WASHINGTON - Eleven major banks have pledged $28 million to a payment system being developed by the New York Clearing House that would eliminate the need for online trading partners to exchange bank account information when conducting automated clearing house transactions and wire transfers.

The requirement that sellers give sensitive information to buyers has stifled some online commerce, according to officials involved in the project, who will announce the initiative this morning at the Nacha Payments 2001 conference here. They predict the new system will boost use of ACH and wire transactions by an important category of customer: companies that use business-to-business electronic marketplaces.

The 11 banks, all members of the New York Clearing House, are Citigroup Inc.; Bank of America Corp.; Bank One Corp.; J.P. Morgan Chase & Co.; Bank of New York; FleetBoston Financial Corp.; First Union Corp.; Wells Fargo & Co.; and bank subsidiaries owned by ABN Amro, Deutsche Bank, and HSBC Holdings PLC.

"The big barrier has always been that a seller has to give out their bank account and bank routing numbers to the buyer, so buyers can deposit the money," said George Thomas, senior vice president of the New York Clearing House. "A lot of companies don't want to give out their bank account information."

The system, which is expected to be ready in nine to 12 months, will assign universal identification numbers to buyers and sellers engaging in ACH and wire payments. Buyers would use the universal ID to initiate credit (but not debit) payments, and then send the universal ID to the clearing house, where it would be linked to actual bank payment information.

"At the heart of what were trying to do is to enable our members, our owners, and our customers to fully participate and benefit from the economic and business transformation that is under way," said Jeffrey P. Neubert, president and chief executive officer of the New York Clearing House.

Mr. Thomas said the New York Clearing House does not yet have a sense of how much traffic the new system would generate, but he said that it stands to reason that the elimination of a privacy hurdle would lead to an increase in business-to-business credit payment volume.

The network will support the New York Clearing House's existing ACH and wire payment options, as well as payments based on a newer, Internet-based protocol, XML. Accommodating all methods will "help transition the industry from existing to new infrastructures by bridging the old and new," Mr. Thomas said.

XML is the "evolutionary channel that will ultimately become the new payments channel over time," Mr. Thomas said. The New York Clearing House will continue to offer ACH and wire payments to avoid "throwing the baby out with the bathwater" before XML truly takes hold, he said.

In 12 to 15 months the New York Clearing House plans to roll out another piece of the network that will capture data from transactions initiated over the Internet, and bundle it with ACH or wire payments. Ultimately, the New York Clearing House may assign universal IDs to consumers wishing to pay businesses over the Internet, though Mr. Thomas gave no timetable for that.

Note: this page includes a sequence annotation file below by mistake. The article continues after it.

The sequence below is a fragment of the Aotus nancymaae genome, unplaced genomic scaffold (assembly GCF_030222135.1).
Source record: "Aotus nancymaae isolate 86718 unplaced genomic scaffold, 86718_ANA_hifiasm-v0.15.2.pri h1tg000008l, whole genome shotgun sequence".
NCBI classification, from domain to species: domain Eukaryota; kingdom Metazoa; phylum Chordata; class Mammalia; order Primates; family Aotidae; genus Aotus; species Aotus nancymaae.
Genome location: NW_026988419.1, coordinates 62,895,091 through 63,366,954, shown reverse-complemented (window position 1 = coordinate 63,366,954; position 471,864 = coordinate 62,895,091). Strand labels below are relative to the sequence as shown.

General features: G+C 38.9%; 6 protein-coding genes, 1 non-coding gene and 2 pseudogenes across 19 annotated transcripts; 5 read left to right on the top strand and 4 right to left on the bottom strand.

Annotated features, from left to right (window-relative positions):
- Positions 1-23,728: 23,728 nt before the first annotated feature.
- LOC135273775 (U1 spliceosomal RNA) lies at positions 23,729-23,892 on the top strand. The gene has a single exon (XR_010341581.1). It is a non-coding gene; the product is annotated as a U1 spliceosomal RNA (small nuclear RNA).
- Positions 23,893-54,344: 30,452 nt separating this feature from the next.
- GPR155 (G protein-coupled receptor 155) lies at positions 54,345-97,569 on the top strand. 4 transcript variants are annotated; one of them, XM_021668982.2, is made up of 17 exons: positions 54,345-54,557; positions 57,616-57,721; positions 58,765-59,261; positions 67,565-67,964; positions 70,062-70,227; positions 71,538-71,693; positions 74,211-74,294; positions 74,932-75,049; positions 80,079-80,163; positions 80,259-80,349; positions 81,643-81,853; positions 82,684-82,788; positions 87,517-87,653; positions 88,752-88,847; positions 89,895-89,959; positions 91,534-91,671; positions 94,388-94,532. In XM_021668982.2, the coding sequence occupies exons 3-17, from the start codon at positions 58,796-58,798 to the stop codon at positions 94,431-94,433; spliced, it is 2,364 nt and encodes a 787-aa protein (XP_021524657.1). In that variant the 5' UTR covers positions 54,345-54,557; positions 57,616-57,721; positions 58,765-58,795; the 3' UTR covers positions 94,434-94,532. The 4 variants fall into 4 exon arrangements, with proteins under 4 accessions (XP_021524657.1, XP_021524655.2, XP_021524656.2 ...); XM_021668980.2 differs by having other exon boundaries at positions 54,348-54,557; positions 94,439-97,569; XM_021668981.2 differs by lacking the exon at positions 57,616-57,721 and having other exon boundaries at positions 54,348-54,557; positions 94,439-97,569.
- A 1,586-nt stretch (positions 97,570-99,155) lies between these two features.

One advantage to users of the system would be the ability to control when payments take place, he said. "Today they mail a check, and are unsure how long it will take to get through the postal system. With this, they can wait until the very last minute."

The New York Clearing House would ensure the accuracy of check information, and eliminate the need for companies that change their banking relationships to notify their trading partners. And because the system will only support credit payments, it would help eliminate the fraud associated with debit payments, boosting confidence in doing business electronically, Mr. Thomas said.

Elliott McEntee, president and chief executive officer of Nacha, the electronic payments association, said the database could eliminate the confusion that arises under the current system when companies switch banks. "It's a real challenge when businesses change their banking relationships, because they don't think about telling all their trading partners."

The database would also appease "a real concern for a lot of companies" from a privacy and risk management standpoint about giving out bank account information, Mr. McEntee said. The data warehouse will "increase the quality of payments, reducing the likelihood it goes to the wrong bank, or the wrong account."

He warned, however, that the network is "a massive undertaking with a tremendous amount of information being collected." The New York Clearing House "will have to make sure the information is kept up-to-date," he said. "If the information gets stale, then the database doesn't serve a useful service."

Catherine Allen, chief executive officer of BITS, the technology group of the Financial Services Roundtable, said: "Several companies owning a system to provide some of these utility-based services is a very good idea." The framework should be "accessible to any size of institution" and use open standards so that "many institutions can participate."

Jeetu Patel, vice president of research at Doculabs, a Chicago research firm, said the data warehouse is a "good idea," but it will require a high level of participation by banks.

"How many members you are going to get is going to directly impact the effectiveness of the service," Mr. Patel said. "Banks could spend lots of money, time, and energy and in the end have nothing coming out of it if it is managed in the wrong way."

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